Bangladesh’s Cabinet Secretary Mohammad Mahbub Hossain, who is on contractual appointment for a year beyond his original date of superannuation on October 13, is more a bundle of nerves than the country’s topmost bureaucrat.
He is a bureaucrat, alright, but not someone who commands complete confidence. Speaking to reporters on the blow-hot-blow-cold issue of the pre-election resignation of ministers on technocrat quota and advisors to the government, he fumbled several times responding to queries. Indeed, he could not even recall the name of one such advisor.
The story goes somewhat like this: on November 20, there were reports that all of the three technocrat-ministers and four of the five advisors to specific ministries had reportedly tendered their resignations to the government.
By mid-afternoon, another bunch of reports indicated that while all the technocrat-ministers had put in their papers, the resignations of three of the five, including Prime Minister Sheikh Hasina’s son and Information and Communications Technology advisor Sajeeb Wazed Joy, were with the Prime Minister’s Office (PMO) and that the decision in this regard would be taken by Sheikh Hasina.
The other two advisors in this ‘special’ category are Military Advisor Major General (retd) Tarique Siddiqui and Industry and Investment advisor Salman F Rahman who is also a member of parliament.
Later, Hossain stepped in to clear the air, but he seemed to be not only out of depth and confused, but clearly ill at ease.
Well, many in Bangladesh, and certainly those in power, know that Sajeeb Wazed is in a spot of bother in the United States where he is a permanent resident and lives in Virginia.
He arrived surreptitiously in Dhaka on November 17. The next day he attended a function organised by the Centre for Research and Information (CRI), an Awami League front organisation staffed by party loyalists. His entry to his own homeland was “a riddle wrapped in a mystery inside an enigma”. His quiet sojourn in Dhaka promises to make his exit equally, if not more, surreptitious and clandestine.
There is no word on when Sajeeb Wazed will return to his adopted homeland but the grapevine has it that he will fly back soon enough.
Now, continuing with Sajeeb Wazed as the PM’s ICT advisor – a cozy arrangement in the first place even if he lives abroad and attends no meetings or signs no official document – would ensure and guarantee the protective shield of a diplomatic passport that could come in the way of any possible legal move in the US.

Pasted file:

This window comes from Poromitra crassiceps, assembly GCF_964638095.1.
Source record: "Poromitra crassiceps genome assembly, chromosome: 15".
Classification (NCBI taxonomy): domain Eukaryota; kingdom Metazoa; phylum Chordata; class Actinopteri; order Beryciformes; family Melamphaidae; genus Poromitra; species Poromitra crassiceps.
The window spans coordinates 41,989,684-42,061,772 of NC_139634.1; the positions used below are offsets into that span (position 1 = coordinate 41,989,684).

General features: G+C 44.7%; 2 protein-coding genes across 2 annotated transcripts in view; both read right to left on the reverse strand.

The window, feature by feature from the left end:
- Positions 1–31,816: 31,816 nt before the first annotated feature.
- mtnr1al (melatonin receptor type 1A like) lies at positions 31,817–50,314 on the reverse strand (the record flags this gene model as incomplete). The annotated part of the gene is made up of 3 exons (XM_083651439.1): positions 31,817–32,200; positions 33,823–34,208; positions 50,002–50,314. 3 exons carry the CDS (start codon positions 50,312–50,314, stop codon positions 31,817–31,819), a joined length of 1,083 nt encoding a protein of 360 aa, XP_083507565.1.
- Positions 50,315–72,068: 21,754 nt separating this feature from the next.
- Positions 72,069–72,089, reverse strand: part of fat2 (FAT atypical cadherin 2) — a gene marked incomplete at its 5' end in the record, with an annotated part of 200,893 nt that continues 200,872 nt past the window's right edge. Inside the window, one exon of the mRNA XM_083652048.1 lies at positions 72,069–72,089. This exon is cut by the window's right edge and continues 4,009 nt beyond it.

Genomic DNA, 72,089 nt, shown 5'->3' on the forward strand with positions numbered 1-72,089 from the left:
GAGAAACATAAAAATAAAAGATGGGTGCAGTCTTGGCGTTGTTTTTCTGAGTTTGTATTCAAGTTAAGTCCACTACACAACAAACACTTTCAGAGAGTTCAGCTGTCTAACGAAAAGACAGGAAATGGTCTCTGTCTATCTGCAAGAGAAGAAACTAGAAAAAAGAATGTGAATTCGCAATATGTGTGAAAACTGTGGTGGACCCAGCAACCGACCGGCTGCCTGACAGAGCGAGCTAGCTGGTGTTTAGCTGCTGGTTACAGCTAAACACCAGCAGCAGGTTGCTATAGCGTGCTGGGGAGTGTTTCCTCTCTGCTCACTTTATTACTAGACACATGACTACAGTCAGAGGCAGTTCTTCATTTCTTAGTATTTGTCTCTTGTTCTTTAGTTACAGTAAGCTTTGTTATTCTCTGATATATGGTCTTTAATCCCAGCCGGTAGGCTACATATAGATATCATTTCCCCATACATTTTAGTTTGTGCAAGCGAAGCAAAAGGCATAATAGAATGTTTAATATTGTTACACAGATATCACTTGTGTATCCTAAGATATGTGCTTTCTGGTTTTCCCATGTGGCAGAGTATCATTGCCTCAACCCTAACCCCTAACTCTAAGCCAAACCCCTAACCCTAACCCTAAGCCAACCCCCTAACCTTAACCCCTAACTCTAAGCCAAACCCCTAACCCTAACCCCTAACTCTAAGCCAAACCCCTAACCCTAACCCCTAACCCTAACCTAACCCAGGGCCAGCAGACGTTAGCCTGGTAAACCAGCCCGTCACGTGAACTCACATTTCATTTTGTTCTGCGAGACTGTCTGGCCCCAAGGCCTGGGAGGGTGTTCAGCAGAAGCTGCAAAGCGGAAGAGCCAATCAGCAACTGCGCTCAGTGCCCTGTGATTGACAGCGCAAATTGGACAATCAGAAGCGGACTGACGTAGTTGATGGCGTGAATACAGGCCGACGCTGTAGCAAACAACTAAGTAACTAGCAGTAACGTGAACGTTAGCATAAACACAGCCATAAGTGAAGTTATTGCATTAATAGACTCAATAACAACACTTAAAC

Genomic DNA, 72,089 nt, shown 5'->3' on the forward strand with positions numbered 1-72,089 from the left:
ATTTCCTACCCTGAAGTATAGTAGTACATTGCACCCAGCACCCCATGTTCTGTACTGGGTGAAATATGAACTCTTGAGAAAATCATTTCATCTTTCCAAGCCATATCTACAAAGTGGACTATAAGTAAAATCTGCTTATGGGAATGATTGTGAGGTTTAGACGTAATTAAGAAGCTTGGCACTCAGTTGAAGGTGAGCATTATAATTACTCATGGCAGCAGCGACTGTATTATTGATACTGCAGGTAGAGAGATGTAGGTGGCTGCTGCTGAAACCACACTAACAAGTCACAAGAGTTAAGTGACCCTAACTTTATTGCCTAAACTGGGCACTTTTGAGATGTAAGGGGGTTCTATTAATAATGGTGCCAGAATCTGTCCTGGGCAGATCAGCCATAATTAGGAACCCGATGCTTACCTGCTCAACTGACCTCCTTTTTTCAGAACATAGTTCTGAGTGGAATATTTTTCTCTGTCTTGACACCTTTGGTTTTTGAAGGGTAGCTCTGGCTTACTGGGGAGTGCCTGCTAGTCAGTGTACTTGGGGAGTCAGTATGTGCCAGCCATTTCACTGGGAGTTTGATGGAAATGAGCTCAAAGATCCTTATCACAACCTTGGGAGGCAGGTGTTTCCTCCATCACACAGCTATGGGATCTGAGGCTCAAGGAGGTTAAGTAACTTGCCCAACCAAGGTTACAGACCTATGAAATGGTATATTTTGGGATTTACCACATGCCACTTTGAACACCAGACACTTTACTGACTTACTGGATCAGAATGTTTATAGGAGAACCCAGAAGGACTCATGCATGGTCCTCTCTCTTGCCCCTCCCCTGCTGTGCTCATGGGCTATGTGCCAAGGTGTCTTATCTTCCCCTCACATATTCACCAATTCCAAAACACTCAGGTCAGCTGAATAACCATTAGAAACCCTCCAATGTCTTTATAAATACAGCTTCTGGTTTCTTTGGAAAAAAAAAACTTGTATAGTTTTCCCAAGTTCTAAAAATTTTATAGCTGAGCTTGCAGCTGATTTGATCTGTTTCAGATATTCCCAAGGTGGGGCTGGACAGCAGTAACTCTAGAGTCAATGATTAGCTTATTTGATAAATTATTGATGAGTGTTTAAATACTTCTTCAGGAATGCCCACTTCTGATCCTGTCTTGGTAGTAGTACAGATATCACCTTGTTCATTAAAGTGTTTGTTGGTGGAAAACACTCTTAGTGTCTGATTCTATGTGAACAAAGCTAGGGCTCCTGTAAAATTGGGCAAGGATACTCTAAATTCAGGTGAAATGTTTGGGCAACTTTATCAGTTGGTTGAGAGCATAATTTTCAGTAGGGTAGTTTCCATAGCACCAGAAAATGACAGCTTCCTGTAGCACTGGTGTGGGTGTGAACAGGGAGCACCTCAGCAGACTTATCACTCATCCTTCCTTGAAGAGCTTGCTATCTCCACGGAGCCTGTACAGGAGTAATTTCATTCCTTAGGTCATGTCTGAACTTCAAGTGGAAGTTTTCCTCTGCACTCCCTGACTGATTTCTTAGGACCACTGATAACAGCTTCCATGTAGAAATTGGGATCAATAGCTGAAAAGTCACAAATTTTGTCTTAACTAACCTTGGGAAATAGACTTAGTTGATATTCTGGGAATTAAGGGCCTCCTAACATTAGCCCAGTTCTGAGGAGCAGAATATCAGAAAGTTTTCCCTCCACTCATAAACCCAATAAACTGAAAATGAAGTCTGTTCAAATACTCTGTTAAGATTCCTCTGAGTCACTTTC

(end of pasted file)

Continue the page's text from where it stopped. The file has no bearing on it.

Maj Gen Siddiqui is an important functionary who, in his capacity as a loyal military advisor, plays a key role in the affairs of Bangladesh’s defence forces, especially in keeping a sharp eye on the much-feared army that has had a history of effecting sudden political changes.
The continuation of Rahman, better known as ‘Dorbesh’ across Bangladesh’s political faultlines, was not surprising. He is, after all, the second-most powerful man in Bangladesh – some say, perhaps, the most powerful – who wields tremendous influence across not only the Awami League but also among the oligarchs.
Come hail or thunder, Rahman’s continued presence is assured. But this could easily change in the event the “external pressure” becomes too hard to sustain in the days and weeks to come.
Political analysts and government watchers in Dhaka described the resignation drama a ‘delightful joke’ even though nothing could beat the dilly-dallying over the announcement of the election schedule.
“When the entire electoral process is a sham why should we be surprised with the resignation drama and the accompanying move to protect one individual,” asked a bemused political commentator who did not wish to be identified for fear of retribution.
Cabinet Secretary Hossain’s explanation that the Sajeeb-Rahman-Siddiqui troika’s resignations would be dealt with “separately” by the PMO as opposed to the other ones that will be handled by his office is at specious and holds no water.
The technocrat-ministers tendered their resignations to the Cabinet Division. Where does that leave Bangladesh’s Rule of Business provisions? This duplicitous approach to the resignations, well after the arrival of Sajeeb Wazed to Dhaka and the declaration of the election schedule, is simply another example of Sheikh Hasina’s imperious ways. Bangladesh hasn’t seen the last of such deceptions.